Published online by Cambridge University Press: 16 December 2021
The title of this book might suggest that it is a specialized monograph on a specific building type – the ṭämpiṭavihāra (image-house) – in a particular place (Sri Lanka). It is, of course, that. However, by approaching the topic in an extremely thorough and multifaceted way, it manages to transcend the genre, which leads to three rather more general outcomes. One of these bears indirectly a method, not explicitly but by providing an example of good research.
The other more general outcomes are conceptual and provide both suggestions and material for further research. The study as a whole provides a good example of the importance of thorough research, showing that it may take time. It emphasizes the importance of a thorough understanding of built environments rather than the superficial, personal, purely visual judgements common in mainstream architecture and architectural criticism, typically illustrated with just photographs. In this case, there is a good use of photographs, drawings, and conceptual diagrams, the importance of which I have long emphasized. These greatly clarify many of the findings.
The research involves detailed historical, spatial (site and buildings), symbolic, iconographic, materials, construction, and behavioural aspects. It thereby encompasses the organization of space, time, meaning, and communication, a useful way of conceptualizing the built environment.
The thorough analysis of a small, apparently simple building type, the image-house in Sri Lanka and its rather unique construction shows how it is able to embody important aspects of Buddhism and can communicate many aspects of the Buddhist worldview. The communication of complex meanings such as the distinction between the sacred and the profane, and among degrees of sanctity, is achieved in a number of ways, using a variety of means, including raising the building on stone pillars, the location of the building on the site, iconography, and circulation. This re-emphasizes the important role of meaning in the built environment.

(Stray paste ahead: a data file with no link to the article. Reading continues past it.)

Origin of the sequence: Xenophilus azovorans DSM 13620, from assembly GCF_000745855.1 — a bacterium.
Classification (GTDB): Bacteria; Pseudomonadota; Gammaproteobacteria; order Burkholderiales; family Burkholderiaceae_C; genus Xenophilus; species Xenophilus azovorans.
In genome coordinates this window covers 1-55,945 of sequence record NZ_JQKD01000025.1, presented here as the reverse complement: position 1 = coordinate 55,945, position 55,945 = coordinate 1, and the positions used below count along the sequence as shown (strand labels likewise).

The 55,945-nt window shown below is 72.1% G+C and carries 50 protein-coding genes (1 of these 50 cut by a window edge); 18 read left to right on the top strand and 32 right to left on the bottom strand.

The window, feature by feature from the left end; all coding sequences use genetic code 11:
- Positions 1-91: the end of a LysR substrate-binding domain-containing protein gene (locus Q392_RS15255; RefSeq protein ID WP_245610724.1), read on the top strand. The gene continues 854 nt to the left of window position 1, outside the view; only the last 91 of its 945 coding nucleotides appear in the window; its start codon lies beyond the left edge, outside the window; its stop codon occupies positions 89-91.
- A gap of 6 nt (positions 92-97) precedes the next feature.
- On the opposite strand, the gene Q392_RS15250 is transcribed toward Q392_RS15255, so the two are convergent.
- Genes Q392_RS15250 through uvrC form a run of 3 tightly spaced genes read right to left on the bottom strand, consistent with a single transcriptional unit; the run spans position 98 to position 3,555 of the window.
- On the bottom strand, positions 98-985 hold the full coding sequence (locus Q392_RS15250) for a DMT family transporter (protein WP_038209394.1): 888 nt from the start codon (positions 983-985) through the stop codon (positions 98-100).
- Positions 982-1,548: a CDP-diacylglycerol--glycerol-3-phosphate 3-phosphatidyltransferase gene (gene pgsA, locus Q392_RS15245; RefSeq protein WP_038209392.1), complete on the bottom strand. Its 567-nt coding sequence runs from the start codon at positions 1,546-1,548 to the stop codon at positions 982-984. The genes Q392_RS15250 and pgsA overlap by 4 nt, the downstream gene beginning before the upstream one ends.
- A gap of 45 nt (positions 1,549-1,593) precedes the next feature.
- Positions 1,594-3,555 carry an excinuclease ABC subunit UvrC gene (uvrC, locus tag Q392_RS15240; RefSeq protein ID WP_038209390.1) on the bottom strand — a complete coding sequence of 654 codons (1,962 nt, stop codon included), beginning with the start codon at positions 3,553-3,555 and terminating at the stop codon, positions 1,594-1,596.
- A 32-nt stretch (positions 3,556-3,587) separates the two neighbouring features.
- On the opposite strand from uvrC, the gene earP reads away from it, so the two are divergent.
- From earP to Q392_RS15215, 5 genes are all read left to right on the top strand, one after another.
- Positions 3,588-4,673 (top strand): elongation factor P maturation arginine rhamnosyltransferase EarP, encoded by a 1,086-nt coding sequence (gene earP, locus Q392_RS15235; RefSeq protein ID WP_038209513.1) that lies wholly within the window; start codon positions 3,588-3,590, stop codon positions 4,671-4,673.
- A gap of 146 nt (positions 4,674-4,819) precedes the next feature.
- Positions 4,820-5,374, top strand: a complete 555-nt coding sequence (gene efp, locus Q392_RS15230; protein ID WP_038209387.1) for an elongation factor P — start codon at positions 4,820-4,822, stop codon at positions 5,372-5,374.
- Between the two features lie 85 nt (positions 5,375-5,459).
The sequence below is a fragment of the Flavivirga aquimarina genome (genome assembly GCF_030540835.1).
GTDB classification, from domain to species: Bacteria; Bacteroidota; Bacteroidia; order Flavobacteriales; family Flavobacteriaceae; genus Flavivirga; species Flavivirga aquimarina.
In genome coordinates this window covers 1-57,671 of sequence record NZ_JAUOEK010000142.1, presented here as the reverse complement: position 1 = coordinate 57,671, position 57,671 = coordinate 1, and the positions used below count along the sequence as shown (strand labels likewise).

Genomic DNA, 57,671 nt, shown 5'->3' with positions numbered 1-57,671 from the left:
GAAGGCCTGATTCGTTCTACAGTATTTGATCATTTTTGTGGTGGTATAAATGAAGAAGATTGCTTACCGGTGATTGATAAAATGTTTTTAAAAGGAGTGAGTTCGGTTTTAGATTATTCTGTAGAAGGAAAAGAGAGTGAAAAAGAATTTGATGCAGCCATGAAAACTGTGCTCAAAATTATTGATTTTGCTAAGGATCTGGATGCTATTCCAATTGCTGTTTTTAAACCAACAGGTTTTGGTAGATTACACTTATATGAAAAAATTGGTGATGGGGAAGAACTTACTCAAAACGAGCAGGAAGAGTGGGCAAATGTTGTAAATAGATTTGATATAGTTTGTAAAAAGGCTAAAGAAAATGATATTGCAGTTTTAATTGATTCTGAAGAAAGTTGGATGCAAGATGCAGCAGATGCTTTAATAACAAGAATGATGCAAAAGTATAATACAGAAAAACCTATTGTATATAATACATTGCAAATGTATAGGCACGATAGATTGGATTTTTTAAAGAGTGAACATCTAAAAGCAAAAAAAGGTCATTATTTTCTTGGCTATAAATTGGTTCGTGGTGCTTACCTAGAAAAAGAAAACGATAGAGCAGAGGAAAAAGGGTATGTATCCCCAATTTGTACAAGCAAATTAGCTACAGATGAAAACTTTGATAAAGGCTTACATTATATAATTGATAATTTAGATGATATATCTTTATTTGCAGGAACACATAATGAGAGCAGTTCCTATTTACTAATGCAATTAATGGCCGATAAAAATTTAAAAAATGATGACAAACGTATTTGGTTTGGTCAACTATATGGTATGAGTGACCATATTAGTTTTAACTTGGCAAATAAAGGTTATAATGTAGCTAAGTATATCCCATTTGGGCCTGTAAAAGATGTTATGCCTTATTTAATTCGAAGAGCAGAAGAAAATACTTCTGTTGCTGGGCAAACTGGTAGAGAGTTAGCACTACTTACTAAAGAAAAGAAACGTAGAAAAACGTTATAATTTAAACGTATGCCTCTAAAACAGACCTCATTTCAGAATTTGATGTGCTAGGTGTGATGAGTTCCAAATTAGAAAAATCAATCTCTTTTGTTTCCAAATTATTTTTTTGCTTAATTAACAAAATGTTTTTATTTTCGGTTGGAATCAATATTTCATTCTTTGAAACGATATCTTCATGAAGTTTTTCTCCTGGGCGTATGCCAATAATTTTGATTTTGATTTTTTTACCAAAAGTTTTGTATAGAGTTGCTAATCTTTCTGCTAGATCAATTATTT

Conceptually this is the first (in fact only) study of which I know of the operation of the ‘model with variations’ in all aspects of a single building type. It provides evidence, documentation, and data (including the students’ very useful measured drawings in Part II).
To save this book to your Kindle, first ensure email@example.com is added to your Approved Personal Document E-mail List under your Personal Document Settings on the Manage Your Content and Devices page of your Amazon account. Then enter the ‘name’ part of your Kindle email address below. Find out more about saving to your Kindle.
Note you can select to save to either the @free.kindle.com or @kindle.com variations. ‘@free.kindle.com’ emails are free but can only be saved to your device when it is connected to wi-fi. ‘@kindle.com’ emails can be delivered even when you are not connected to wi-fi, but note that service fees apply.
Find out more about the Kindle Personal Document Service.
To save content items to your account, please confirm that you agree to abide by our usage policies. If this is the first time you use this feature, you will be asked to authorise Cambridge Core to connect with your account. Find out more about saving content to Dropbox.
To save content items to your account, please confirm that you agree to abide by our usage policies. If this is the first time you use this feature, you will be asked to authorise Cambridge Core to connect with your account. Find out more about saving content to Google Drive.